Eric is probably thinking of Forstner bits, but you don’t need them to drill holes in boat hulls or synthetic gunwales. Regular jobber bits will do fine.
The way I install thwarts and yokes is to first determine the length of the thwart required and trim the thwart or yoke to that length. Sometimes the shape of the hull at the sheerline will dictate that the wood be cut at an angle rather than perfectly square. A hull with sides that pinch in versus one that flares out at the gunwale will require the wood to be cut at opposite angles. A thwart placed between the center and stem requires that the end be trimmed off at an angle that matches the angle the gunwale is making (relative to the center line of the hull) at the point you wish to install it.
When you drill holes through the yoke or thwart, you want to be sure they are far enough from the cut end so they will not break though the end grain. So I often drill the holes through the gunwales at a slight inward angle rather than straight down. I also like to leave a very small gap between the cut end of the thwart and the side of the hull on each side so that the thwart or yoke is not pressing directly against the side of the boat. So take that into account when you trim your thwarts. It goes without saying that for a yoke, or a shaped thwart, you need to trim an equal length of wood off of both ends so that it is properly centered.
Once I have the thwart trimmed and the position for the screw holes marked on the gunwales, I use C clamps to fix the thwart to the underside of the gunwales in the correct position. I place a thin shim of wood or plastic between the cut end of the thwart and the hull on each side to maintain that small gap before I tighten up the C clamps. I then drill starter holes down through the gunwales and the wood all in one go, starting with a bit much smaller than the final size required. The best hardware for mounting thwarts and gunwales are stainless steel machine screws of #10 size. You can get them with 24 or 32 threads per inch (24 tpi is more common) and either will work so long as you have the right size nuts. You can get either flat head or pan head machine screws. On synthetic gunwales I like to use stainless steel finish washers on the tops of the gunwales so that the holes need to be no bigger than the shanks of the screws. You need screws long enough to go through the entire gunwale and the thickness of the wood and still have enough length for a washer and nut. I like the nuts with the nylon inserts. If you are going to install one yoke and one thwart you will need four #10-24 or #10-32 Phillips head machine screws of appropriate length, four #10 finish washers, four #10-24 (or #10-32) nuts with nylon inserts, and four #10 flat washers, all stainless steel.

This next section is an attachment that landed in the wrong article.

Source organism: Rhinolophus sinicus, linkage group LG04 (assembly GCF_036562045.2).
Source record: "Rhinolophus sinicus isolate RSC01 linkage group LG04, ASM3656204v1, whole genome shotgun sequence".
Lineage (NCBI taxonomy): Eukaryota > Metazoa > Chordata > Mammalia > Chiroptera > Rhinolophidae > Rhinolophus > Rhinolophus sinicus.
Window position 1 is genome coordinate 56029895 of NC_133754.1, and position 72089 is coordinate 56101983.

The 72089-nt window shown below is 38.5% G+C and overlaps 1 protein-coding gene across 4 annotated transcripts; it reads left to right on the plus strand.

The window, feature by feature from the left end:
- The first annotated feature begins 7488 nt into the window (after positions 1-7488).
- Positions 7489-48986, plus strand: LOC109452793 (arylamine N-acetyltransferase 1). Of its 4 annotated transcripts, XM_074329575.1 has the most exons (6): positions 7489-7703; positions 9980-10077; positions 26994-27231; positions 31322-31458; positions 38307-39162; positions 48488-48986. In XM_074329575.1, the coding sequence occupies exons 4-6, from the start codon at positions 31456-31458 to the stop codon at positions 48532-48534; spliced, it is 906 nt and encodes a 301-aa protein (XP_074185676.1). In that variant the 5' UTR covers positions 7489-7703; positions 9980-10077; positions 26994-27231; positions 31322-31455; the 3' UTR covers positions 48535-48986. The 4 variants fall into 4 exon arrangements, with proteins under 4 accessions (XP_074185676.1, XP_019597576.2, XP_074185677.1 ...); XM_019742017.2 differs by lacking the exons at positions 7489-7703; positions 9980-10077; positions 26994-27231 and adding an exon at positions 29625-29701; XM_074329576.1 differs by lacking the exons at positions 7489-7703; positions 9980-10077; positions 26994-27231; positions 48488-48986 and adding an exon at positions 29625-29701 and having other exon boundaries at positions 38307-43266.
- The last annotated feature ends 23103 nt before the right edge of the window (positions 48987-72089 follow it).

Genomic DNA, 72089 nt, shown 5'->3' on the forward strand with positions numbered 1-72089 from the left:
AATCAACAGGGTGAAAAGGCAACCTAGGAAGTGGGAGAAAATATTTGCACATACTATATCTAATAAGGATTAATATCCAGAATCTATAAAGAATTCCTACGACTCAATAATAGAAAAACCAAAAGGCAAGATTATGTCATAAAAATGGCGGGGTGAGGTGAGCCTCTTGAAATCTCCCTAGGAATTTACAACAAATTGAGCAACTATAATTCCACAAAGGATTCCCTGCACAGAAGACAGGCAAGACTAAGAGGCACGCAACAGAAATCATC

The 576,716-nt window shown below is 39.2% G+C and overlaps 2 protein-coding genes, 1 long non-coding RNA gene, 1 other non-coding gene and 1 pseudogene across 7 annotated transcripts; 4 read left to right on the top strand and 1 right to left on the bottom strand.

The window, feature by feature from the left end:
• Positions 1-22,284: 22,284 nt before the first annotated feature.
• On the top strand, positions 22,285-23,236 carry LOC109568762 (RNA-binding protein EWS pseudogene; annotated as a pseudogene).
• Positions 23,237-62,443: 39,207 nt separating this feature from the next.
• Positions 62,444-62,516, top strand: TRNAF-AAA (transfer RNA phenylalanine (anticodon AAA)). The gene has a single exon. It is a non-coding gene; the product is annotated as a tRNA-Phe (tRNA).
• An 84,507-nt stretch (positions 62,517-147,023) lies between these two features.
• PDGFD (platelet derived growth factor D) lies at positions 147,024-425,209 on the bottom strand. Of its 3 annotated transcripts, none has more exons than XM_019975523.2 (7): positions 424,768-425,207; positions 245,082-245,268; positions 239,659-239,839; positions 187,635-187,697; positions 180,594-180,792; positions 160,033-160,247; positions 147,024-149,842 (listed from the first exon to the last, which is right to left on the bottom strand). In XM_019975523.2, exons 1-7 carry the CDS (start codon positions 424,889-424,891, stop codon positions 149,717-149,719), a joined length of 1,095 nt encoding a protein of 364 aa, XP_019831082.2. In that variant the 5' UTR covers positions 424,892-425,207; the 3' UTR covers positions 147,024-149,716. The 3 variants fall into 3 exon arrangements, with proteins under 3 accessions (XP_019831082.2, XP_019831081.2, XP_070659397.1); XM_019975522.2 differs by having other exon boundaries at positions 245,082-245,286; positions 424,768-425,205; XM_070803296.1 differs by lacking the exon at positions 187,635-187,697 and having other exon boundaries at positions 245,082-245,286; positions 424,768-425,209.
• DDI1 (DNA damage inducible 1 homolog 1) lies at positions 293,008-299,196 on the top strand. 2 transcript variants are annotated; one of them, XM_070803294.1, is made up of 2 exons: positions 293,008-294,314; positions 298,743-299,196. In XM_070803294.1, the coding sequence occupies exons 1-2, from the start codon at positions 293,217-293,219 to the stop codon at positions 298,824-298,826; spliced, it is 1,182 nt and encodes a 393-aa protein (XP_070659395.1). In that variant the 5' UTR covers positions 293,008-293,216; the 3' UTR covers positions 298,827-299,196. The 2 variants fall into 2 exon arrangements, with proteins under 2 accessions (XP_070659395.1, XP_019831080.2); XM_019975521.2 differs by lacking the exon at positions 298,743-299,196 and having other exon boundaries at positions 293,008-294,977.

After you drill your first small holes, loosen the clamps and look at the hole through the thwart. If the hole is not quite centered or is not as far from the cut edge as you would like, you can adjust it a little as you go to larger bits. The final size of the holes in the gunwales need only be just large enough for the machine screws, but I like to use the next size larger drill bit for the holes in the thwarts. The reason is as the wood soaks up oil, varnish, or polyurethane it will swell a bit and the holes will narrow down a little. You would like to be able to remove the hardware and the thwart later without the wood chipping.
Once you have the holes drilled, before you install the thwart or yoke, apply some type of finish to the cut ends of the thwart and to the holes in the thwart to protect the end grain against moisture penetration which will rot the wood. If the thwart has an oil finish you can use oil. Otherwise, I would use varnish or polyurethane. If you don’t already have something, Helmsman’s Spar Urethane (made by Minwax) will work well and can be purchased in small cans. I use pipe cleaners to get the finish down into the screw holes.
Personally, I would not sweat the exact location of the stern thwart. If you want to keep a stock appearance, you can get a good visual estimate of where Old Town positioned it from the many photos of Tripper canoes you can find on the net. Install your center yoke first so as to maintain a center beam at the gunwales of 37". Once you have that installed, measure the inside beam of the hull at the position you want to place your stern thwart to determine the length you want to trim it to.